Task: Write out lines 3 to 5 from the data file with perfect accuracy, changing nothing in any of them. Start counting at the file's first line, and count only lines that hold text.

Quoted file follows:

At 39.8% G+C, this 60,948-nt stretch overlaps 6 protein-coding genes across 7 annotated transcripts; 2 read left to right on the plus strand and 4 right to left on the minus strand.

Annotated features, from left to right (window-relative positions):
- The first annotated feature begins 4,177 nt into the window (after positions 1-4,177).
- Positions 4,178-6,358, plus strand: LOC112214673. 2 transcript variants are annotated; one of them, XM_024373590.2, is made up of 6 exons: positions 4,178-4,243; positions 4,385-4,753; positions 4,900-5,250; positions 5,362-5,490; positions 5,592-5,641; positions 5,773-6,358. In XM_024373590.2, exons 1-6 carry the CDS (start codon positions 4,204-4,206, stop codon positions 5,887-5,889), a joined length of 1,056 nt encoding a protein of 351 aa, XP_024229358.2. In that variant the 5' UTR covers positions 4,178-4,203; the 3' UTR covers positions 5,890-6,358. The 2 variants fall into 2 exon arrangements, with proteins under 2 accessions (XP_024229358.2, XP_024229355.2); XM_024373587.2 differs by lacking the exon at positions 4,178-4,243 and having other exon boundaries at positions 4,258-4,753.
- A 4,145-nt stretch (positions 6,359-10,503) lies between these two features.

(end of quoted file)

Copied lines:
- The first annotated feature begins 4,177 nt into the window (after positions 1-4,177).
- Positions 4,178-6,358, plus strand: LOC112214673. 2 transcript variants are annotated; one of them, XM_024373590.2, is made up of 6 exons: positions 4,178-4,243; positions 4,385-4,753; positions 4,900-5,250; positions 5,362-5,490; positions 5,592-5,641; positions 5,773-6,358. In XM_024373590.2, exons 1-6 carry the CDS (start codon positions 4,204-4,206, stop codon positions 5,887-5,889), a joined length of 1,056 nt encoding a protein of 351 aa, XP_024229358.2. In that variant the 5' UTR covers positions 4,178-4,203; the 3' UTR covers positions 5,890-6,358. The 2 variants fall into 2 exon arrangements, with proteins under 2 accessions (XP_024229358.2, XP_024229355.2); XM_024373587.2 differs by lacking the exon at positions 4,178-4,243 and having other exon boundaries at positions 4,258-4,753.
- A 4,145-nt stretch (positions 6,359-10,503) lies between these two features.